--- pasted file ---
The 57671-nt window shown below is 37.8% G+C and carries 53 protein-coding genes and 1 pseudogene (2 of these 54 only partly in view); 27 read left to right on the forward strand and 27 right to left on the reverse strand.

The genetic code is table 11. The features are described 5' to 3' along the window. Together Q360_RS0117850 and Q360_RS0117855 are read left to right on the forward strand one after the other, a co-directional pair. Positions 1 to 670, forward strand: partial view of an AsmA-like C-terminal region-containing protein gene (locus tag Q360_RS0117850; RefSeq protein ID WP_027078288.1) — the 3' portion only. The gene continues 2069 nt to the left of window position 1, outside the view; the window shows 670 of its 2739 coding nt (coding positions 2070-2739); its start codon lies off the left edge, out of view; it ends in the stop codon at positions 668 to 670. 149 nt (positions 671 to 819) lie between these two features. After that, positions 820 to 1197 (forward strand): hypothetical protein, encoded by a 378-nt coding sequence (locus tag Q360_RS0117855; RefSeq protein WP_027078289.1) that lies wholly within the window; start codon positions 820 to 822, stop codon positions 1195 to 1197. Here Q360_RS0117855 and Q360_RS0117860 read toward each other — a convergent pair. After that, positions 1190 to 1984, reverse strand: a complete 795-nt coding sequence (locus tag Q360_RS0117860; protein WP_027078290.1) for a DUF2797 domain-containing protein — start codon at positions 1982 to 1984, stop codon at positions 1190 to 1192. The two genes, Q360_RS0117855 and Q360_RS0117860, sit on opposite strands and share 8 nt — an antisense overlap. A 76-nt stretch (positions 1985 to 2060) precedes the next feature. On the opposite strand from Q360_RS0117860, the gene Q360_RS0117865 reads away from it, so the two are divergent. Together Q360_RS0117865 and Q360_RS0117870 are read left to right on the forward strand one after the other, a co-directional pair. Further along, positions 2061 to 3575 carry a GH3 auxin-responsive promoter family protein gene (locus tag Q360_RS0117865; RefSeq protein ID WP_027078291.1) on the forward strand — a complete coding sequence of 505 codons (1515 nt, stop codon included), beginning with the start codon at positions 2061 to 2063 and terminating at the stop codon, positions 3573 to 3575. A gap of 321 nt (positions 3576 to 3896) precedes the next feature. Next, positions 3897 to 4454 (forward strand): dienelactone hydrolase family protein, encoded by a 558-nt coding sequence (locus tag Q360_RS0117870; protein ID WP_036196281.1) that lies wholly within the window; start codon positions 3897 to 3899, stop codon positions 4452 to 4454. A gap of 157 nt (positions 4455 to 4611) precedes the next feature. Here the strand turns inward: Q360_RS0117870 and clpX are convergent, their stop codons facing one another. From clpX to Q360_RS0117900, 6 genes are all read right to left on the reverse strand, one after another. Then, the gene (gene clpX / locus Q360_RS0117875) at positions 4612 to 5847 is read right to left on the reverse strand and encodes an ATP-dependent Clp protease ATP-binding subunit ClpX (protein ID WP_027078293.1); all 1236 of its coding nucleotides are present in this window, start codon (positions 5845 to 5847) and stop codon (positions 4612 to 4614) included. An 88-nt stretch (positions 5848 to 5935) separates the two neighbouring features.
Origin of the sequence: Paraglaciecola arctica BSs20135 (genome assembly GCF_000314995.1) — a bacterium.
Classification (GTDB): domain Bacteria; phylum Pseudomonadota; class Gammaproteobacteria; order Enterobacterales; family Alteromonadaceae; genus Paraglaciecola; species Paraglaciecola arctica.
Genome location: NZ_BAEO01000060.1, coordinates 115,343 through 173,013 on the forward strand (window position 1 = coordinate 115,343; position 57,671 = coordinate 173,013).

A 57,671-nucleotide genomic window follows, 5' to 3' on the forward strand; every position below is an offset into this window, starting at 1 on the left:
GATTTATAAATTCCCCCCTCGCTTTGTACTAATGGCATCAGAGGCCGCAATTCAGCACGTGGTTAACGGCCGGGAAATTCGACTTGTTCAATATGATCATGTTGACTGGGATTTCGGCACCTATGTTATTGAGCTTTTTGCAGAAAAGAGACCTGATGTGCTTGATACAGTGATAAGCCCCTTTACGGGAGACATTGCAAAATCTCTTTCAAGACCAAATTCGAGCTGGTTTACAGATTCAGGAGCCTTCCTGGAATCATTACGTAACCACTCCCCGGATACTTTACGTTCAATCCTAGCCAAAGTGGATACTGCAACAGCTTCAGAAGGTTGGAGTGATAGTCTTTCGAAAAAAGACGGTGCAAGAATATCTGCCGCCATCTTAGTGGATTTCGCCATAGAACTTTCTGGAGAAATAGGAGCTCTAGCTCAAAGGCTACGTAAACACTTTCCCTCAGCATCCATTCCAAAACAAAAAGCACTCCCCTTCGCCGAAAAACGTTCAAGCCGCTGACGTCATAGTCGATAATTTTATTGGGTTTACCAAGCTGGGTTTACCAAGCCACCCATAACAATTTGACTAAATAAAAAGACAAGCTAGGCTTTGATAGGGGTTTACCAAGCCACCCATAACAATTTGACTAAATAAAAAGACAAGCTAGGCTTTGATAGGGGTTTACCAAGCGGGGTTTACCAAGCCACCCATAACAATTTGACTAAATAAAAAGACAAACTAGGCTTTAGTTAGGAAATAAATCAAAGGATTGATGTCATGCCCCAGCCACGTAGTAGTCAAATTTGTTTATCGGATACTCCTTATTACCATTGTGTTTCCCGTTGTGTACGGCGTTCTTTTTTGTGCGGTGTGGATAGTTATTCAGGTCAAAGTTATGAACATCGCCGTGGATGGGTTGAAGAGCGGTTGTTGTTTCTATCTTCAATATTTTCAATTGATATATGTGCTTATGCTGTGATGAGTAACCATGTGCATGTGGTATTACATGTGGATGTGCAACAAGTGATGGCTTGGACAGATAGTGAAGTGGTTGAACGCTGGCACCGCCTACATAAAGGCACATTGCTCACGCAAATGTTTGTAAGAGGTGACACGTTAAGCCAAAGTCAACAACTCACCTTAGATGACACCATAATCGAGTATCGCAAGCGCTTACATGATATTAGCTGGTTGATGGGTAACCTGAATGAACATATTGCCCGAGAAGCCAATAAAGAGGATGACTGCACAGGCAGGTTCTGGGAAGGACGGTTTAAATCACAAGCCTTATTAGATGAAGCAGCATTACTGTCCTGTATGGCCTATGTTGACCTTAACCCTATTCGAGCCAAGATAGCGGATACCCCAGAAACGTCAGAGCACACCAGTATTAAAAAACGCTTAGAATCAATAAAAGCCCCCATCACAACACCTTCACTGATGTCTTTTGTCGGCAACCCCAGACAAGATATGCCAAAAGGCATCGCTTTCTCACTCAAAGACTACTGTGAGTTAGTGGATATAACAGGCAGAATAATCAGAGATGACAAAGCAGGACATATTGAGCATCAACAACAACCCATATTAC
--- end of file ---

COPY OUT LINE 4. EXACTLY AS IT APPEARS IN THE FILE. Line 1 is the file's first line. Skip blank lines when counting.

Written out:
Classification (GTDB): domain Bacteria; phylum Pseudomonadota; class Gammaproteobacteria; order Enterobacterales; family Alteromonadaceae; genus Paraglaciecola; species Paraglaciecola arctica.